Now I would like to present a little workshop exercise. This will kind of be like a Bob Ross presentation of poetry -we're going to make a happy little poem...
"Writing a Billy Collins poem": A Poetry Exercise
Buy and read and re-read Nine Horses (2003) or any other collection by Billy Collins. These poems are your role models.
You are going to write a poem with many of the features of a Billy Collins poem.
Begin by reading all the poems in at least one of his books. As you read jot down three or four characteristics that you admire and that appear in several of the poems.
Below we give you a list of some features that we picked out.
Then we'll show you how to start and how to continue.
Here are some of the features of a Billy Collins poem. For your first exercise, plan to use every one of these in your first draft. You can cut the less successful features when you revise.
Billy Collins' line breaks are not avant-garde, but simply reflect the normal punctuation and pauses for breath. Many of the poems are written in couplets, triplets, or quatrains. They do not have end rhymes. So, when you start writing your poem, you can use similar "natural" breaks between your lines, and you can group the lines into stanzas of between 2 and 4 lines.
You will need a small animal. It could be a mouse or a snail. It could be a small, caged bird or a goldfish. Pick one. The animal will usually stand for you. Or you might stand for it.
Collins' poems are primarily about his own daily, non-confessional experiences. He appears in his own poems as a friendly and unpretentious "I".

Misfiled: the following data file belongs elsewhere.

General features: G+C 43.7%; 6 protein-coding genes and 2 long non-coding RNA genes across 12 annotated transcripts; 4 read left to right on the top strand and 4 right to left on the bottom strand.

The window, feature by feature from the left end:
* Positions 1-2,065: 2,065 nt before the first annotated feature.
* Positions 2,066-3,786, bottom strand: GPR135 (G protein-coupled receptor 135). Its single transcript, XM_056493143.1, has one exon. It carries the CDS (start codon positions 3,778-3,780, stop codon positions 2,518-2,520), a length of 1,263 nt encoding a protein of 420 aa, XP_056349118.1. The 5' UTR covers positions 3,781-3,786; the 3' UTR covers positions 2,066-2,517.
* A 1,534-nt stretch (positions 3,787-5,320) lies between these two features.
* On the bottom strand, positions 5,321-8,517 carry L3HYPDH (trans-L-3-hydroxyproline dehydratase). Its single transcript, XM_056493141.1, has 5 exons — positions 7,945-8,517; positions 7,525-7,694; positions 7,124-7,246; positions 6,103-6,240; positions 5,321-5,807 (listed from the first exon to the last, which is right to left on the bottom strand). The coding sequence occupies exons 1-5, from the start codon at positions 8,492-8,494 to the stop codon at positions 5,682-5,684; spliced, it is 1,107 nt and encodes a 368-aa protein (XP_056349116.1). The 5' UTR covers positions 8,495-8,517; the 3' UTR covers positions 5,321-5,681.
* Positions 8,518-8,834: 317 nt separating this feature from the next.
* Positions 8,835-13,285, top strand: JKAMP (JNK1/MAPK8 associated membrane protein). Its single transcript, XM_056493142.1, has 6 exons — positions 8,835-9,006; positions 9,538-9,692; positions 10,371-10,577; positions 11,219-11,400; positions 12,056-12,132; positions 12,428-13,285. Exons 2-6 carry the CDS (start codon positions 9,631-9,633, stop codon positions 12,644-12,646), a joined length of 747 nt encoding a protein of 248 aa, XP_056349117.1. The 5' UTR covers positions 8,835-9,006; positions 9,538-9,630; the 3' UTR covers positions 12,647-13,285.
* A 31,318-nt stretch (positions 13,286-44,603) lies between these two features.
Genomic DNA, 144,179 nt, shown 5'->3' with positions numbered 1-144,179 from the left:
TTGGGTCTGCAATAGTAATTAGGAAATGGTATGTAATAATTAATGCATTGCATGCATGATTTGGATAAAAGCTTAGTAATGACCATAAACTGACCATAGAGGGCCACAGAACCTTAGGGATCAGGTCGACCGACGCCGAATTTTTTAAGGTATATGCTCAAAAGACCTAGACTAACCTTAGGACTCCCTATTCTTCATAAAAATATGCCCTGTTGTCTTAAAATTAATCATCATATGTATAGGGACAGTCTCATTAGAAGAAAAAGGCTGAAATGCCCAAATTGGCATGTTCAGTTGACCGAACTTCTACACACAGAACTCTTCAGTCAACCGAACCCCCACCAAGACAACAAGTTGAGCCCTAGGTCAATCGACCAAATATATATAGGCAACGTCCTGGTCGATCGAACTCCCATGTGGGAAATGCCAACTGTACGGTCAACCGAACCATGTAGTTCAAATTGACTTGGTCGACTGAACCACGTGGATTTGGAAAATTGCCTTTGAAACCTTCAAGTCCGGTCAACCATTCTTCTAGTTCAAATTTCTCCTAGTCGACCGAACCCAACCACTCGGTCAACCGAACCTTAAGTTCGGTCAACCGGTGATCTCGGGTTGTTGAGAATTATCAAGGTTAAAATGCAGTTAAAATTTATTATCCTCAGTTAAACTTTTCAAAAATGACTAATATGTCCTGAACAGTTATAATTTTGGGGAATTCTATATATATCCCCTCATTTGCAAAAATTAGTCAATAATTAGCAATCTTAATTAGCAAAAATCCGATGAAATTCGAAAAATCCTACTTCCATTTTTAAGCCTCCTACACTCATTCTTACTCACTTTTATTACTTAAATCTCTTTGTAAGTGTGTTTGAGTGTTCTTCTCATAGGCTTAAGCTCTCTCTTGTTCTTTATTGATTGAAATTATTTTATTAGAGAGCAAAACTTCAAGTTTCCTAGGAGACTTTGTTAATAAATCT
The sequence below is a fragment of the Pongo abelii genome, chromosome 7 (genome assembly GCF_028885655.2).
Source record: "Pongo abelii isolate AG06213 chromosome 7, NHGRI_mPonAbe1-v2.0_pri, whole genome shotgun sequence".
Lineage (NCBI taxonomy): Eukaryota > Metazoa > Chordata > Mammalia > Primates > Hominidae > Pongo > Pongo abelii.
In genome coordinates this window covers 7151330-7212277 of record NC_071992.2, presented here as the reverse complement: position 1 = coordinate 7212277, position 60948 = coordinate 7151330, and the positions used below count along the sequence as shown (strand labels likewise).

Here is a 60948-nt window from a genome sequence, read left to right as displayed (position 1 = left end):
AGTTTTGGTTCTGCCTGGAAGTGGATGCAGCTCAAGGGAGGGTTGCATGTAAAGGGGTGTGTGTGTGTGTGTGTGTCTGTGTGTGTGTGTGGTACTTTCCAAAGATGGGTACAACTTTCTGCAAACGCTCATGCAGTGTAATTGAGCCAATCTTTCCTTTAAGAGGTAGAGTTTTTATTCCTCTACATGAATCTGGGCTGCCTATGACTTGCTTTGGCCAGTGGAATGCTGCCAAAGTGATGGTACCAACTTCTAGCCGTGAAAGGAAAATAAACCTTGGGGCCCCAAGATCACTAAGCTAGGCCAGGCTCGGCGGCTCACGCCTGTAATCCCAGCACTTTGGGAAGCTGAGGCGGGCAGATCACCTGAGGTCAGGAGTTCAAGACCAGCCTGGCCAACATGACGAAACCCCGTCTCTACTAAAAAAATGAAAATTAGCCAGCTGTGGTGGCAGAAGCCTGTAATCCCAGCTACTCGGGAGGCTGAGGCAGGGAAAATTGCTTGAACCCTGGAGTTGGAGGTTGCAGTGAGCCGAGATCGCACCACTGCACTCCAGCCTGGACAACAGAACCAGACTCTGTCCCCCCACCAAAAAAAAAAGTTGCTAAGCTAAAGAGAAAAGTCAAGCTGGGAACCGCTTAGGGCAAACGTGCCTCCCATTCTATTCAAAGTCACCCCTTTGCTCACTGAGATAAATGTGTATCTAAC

Collins likes to address "you". Remarkably, even to readers who usually detest such poems, Collins does not offend. That is because he is flatters and teases the addressed "you". Be prepared to walk the dangerous "you" path!
Think of a slightly squeamish element that you can include, such as a dead mouse or a still-living bird brought in by a cat.
Include an extended metaphor that flourishes for stanzas, rejoicing into the surreal.
Include a conscious (in fact, self-conscious) descent into bathos (in the sense of anticlimax).
Refer to one or more famous people (such as Ken Kesey or David Hume) or a town (such as Omaha or Kathamandu) or a state or country (such as Florida or China).
Use commonplace language, such as:
"how fatuous, how off base of Whistler" (p.101)
Here we go. Time to start using the features in your work.
Line 1: Begin with a line that mentions a time. Most commonly, Collins picks a time earlier in the morning (page numbers are from Nine Horses ):
"Every since I woke up today" (p.14)
"This morning as I walked along the lakeshore" (p.17)
"Long into the night my pencil" (p.86)
"In a rush this weekday morning" (p.101)
Line 2: Continue with a line containing a verb - an action of what you (or something) did:
"a song has been playing uncontrollably" (p.14)
"I fell in love with a wren" (p.17)
"hurried across the page" (p.86)
"I tap the horn as I speed past the cemetery" (p.101)
Line 3: So far, it's not too weird, too surreal, too Collins-esque. Don't get cute too soon. Take a little time first to lull the reader. So here, simply add another line of description, introducing (or extending) a metaphor or simile that represents what occurred. You are continuing the story.
Lines 4-6. This is when you begin your career as Billy Collins. Bring in your small animal (bird, fish, whatever). Introduce your slightly squeamish element.
Lines 7-9. Reference "you" in a charming yet clear-eyed way.
Extend your metaphor relentlessly for several more stanzas.
Conclude with a flourish that shifts the mood to one that complements the prevalent mood so far.
Revise. Revise. Revise.